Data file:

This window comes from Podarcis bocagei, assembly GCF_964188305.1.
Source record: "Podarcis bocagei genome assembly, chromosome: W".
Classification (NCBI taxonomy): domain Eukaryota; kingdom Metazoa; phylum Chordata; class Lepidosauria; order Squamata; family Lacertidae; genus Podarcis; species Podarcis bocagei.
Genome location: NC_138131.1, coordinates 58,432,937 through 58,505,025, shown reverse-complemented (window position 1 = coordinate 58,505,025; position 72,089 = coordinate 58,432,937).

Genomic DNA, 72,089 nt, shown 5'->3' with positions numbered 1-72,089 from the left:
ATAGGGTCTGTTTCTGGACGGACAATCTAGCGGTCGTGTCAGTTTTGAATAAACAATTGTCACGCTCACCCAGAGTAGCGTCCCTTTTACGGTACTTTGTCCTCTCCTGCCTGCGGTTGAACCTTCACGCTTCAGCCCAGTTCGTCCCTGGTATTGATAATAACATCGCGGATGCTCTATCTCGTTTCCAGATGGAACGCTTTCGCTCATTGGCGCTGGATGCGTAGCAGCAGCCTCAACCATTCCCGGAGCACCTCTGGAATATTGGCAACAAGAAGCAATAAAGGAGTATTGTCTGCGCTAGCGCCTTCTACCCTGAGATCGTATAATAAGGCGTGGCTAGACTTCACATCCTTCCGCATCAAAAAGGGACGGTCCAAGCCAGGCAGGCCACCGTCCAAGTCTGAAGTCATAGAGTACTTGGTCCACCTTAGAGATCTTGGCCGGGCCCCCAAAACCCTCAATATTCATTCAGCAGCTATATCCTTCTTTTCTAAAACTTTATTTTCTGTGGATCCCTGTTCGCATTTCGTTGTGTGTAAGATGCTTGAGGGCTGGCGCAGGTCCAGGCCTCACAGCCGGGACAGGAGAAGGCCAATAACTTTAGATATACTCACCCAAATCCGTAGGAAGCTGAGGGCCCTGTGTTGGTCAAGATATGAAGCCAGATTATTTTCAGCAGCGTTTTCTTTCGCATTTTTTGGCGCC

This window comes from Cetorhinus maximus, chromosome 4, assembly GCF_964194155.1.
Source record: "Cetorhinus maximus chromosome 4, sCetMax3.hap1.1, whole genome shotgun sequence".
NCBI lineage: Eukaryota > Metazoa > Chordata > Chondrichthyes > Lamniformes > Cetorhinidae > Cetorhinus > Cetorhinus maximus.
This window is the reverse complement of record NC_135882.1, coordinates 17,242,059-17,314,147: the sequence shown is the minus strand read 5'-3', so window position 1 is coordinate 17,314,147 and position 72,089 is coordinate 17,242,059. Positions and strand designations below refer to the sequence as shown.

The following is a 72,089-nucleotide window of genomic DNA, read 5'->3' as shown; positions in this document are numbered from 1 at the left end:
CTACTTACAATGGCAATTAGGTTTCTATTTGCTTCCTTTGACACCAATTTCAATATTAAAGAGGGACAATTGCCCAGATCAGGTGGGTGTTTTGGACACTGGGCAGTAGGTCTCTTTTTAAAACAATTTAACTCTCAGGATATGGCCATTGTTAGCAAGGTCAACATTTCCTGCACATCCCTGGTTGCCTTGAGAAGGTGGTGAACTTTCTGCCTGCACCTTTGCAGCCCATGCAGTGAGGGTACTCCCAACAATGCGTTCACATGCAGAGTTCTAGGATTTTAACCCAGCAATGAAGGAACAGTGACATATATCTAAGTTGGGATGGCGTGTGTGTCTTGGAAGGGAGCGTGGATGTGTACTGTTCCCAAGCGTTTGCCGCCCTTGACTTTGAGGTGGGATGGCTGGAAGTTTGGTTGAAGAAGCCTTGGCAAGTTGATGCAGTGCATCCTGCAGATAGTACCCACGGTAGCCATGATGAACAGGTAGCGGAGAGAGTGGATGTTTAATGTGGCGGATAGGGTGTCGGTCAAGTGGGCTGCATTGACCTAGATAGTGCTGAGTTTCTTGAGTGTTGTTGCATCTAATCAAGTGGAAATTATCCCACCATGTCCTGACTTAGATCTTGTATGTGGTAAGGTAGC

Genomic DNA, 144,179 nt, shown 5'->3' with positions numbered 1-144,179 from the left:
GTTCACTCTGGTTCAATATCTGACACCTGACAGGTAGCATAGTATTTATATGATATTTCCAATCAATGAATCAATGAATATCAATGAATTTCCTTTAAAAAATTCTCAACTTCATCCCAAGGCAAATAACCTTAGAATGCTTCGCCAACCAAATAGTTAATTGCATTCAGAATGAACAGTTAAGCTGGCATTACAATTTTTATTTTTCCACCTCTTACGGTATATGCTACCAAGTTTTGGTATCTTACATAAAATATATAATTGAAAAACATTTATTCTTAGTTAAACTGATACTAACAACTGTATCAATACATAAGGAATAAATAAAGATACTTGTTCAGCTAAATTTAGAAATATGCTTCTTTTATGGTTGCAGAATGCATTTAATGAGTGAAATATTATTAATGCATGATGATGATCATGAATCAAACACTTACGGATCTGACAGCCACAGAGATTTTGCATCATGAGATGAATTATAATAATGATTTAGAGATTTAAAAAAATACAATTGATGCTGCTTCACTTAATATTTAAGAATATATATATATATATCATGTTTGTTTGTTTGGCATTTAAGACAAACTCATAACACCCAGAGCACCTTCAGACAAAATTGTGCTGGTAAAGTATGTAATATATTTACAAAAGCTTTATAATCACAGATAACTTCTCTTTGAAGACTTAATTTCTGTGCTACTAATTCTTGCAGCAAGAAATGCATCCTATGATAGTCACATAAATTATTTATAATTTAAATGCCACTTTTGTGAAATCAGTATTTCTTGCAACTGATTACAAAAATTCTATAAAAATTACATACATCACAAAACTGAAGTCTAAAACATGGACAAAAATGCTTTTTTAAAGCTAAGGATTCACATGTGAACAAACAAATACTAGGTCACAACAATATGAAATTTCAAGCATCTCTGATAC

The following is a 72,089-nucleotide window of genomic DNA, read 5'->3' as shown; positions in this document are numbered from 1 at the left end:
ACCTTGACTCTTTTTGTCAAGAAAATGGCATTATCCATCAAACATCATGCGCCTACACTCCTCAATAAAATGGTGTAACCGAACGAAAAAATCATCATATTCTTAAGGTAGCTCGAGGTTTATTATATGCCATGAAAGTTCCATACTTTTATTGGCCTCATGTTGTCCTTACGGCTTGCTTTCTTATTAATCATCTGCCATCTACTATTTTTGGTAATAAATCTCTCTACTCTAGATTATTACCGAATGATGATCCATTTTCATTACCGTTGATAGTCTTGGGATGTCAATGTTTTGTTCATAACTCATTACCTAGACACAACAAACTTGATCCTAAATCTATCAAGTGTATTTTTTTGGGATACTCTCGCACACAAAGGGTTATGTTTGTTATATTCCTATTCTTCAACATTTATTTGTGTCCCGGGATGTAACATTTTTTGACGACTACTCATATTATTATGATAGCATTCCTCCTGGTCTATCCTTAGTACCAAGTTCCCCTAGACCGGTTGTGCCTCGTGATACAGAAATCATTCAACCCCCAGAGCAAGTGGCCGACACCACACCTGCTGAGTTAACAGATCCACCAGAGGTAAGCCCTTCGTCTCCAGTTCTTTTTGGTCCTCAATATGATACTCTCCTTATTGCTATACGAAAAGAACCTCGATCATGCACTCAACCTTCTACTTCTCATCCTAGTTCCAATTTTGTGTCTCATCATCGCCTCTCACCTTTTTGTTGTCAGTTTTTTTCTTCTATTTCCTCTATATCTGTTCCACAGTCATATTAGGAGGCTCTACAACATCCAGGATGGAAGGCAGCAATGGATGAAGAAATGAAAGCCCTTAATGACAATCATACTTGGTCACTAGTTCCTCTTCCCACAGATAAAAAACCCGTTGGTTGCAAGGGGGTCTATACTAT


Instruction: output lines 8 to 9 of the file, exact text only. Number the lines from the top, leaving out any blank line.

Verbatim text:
Source record: "Cetorhinus maximus chromosome 4, sCetMax3.hap1.1, whole genome shotgun sequence".
NCBI lineage: Eukaryota > Metazoa > Chordata > Chondrichthyes > Lamniformes > Cetorhinidae > Cetorhinus > Cetorhinus maximus.